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Sundance Film Festival goes virtual over Covid fears

All planned in-person elements in Park City and Salt Lake City will move online
Sundance Film Festival goes virtual over Covid fears

The Sundance Film Festival, set to open on January 20, has had to amend its plans to stage a hybrid edition and instead made the "difficult decision" to go fully virtual. The decision is in response to the Omicron-driven surge in Covid cases that is hitting events around the world. All planned in-person elements in Park City and Salt Lake City will move online, with schedules being adjusted to take account of the change.

A joint statement from Sundance Institute CEO Joana Vicente and Festival Director Tabitha Jackson said:"This was a difficult decision to make. As a nonprofit, our Sundance spirit is in making something work against the odds. But with case numbers forecasted to peak in our host community the week of the festival we cannot knowingly put our staff and community at risk. The undue stress to Summit County’s health services and our more than 1,500 staff and volunteers would be irresponsible in this climate. It has  become increasingly clear over the last few days that this is the right decision to make for the care and well-being of all of our community.

"The Festival will begin Thursday, January 20, 2022 as planned. Our eleven days of online programming will proceed, with screening schedule adjustments to account for an online only schedule. Our seven satellite partners will host screenings for their local communities  from January 28-30," they added.

Several Arab films are set to screen as part of the festival. Most prominent in the World Cinema Documentary competition section is Rita Baghdadi’s feature documentary Sirens, which follows Slave to Sirens, the first and only all-woman thrash metal band in the Middle East. According to the synopsis, “amid a backdrop of political unrest and the heartbreaking unraveling of Beirut, five bandmates form a beacon of expression, resistance, and independence”.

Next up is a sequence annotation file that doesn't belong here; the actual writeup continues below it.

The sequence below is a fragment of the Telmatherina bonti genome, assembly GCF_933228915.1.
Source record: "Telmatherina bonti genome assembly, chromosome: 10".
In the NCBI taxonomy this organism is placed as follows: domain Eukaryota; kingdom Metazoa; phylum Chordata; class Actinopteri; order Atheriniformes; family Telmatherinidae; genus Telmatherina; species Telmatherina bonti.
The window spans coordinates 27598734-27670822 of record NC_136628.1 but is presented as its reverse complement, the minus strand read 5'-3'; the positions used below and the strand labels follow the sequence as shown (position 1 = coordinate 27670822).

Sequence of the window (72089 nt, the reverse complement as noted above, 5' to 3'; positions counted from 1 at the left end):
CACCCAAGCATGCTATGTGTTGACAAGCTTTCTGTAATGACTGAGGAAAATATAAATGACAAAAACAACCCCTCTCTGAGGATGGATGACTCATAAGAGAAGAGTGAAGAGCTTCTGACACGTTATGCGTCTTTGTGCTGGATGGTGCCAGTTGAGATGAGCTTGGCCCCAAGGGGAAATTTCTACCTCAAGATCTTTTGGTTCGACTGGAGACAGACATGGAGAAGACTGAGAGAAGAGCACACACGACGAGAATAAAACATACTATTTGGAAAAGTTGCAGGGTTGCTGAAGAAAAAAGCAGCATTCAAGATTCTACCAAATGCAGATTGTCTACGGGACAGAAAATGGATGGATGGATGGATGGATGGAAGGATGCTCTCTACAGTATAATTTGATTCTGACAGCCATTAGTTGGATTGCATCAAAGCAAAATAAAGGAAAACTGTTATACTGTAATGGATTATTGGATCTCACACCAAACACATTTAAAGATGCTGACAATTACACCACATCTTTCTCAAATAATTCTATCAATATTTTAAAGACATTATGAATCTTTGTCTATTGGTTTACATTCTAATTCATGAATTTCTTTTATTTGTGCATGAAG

Director Rita Baghdadi follows founders and guitarists Lilas Mayassi and Shery Bechara as they are joined by vocalist Maya Khairallah, bassist Alma Doumani, and drummer Tatyana Boughaba, and their grit is tested as they grapple with the complexities of friendship, sexuality, and the destruction around them. Sirens is Rita Baghdadi’s third documentary feature, acting as director, producer, and cinematographer.

In addition, Image Nation Abu Dhabi’s psychological thriller Watcher is set to have its world premiere at Sundance, directed by writer/director Chloe Okuno, the film stars Maika Monroe (It Follows), Karl Glusman (Nocturnal Animals) and Burn Gorman (Enola Holmes). The film, which will compete in the US dramatic competition at the festival, is a co-production between the Academy Award-winning Image Nation Abu Dhabi and Spooky Pictures.

Also screening in the World Cinema Documentary section is Director Alon Schwarz’s Tantura (Israel) as he revisits former Israeli soldiers of the Alexandroni Brigade as well as Palestinian residents in an effort to re-examine what happened in the village of Tantura where a large-scale massacre allegedly occurred  in 1948 when hundreds of Palestinian villages were depopulated in the aftermath of war.

Also of interest is US documentary Jihad Rehab from director Meg Smaker – which includes as a co-producer, ‘Anonymous – Saudi Arabia’ – which follows the journeys of three men as they are released from Guantanamo Bay and enter into the world’s first rehabilitation centre for terrorists. Shot over three years, the film follows these men through a yearlong deradicalisation programme and their subsequent release back into society after nearly two decades in detention.

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